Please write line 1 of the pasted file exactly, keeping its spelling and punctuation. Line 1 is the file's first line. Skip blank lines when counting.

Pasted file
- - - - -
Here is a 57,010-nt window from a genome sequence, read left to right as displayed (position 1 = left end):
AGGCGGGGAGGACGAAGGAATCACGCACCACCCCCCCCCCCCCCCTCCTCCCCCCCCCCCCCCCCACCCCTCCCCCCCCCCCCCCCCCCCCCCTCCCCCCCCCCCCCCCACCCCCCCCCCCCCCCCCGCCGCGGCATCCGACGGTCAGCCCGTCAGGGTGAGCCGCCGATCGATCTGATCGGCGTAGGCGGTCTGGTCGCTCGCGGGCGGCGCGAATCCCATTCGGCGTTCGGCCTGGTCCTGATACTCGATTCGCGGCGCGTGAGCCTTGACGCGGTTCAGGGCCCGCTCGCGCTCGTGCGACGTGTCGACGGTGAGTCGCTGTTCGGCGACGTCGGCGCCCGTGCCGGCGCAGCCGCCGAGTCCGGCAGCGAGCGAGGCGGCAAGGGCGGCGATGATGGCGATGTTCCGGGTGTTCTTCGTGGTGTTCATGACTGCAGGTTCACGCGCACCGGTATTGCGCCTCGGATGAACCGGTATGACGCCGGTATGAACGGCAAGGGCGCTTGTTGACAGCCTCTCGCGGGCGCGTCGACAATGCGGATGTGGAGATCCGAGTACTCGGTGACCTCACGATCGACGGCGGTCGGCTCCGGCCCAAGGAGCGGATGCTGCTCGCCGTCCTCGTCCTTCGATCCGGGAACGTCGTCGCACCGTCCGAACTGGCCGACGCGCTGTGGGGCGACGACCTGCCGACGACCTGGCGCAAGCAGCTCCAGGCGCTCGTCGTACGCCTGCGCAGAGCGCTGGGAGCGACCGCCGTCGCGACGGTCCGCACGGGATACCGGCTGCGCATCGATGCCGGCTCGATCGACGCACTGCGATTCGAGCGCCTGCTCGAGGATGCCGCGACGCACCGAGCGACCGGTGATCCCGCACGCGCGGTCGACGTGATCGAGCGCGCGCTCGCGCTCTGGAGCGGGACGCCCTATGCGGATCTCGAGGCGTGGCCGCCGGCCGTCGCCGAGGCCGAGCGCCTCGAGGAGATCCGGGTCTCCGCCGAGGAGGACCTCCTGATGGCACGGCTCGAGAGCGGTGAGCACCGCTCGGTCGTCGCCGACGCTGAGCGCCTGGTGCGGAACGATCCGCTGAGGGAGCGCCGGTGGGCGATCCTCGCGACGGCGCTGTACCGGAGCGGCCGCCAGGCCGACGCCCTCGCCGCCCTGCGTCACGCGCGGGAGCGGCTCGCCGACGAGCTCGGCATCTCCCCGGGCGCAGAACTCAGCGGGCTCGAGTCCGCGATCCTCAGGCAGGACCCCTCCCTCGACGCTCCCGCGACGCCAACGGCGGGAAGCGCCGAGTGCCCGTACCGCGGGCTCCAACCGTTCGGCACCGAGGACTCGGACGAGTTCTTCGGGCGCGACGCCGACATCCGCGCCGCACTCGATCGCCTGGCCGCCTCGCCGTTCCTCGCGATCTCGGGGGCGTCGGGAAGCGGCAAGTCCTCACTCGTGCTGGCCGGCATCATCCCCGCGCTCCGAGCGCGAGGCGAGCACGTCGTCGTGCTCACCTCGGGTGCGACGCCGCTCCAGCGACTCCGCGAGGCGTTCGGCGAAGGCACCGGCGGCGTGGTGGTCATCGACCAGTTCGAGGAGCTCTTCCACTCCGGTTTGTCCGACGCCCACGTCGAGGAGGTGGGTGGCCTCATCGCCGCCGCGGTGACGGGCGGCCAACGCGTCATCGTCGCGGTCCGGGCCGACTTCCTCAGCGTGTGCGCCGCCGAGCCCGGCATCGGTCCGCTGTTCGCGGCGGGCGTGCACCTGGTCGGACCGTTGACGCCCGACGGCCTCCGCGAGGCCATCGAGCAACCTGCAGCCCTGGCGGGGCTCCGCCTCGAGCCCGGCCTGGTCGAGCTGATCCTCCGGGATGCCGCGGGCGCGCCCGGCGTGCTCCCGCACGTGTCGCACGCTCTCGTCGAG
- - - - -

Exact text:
Here is a 57,010-nt window from a genome sequence, read left to right as displayed (position 1 = left end):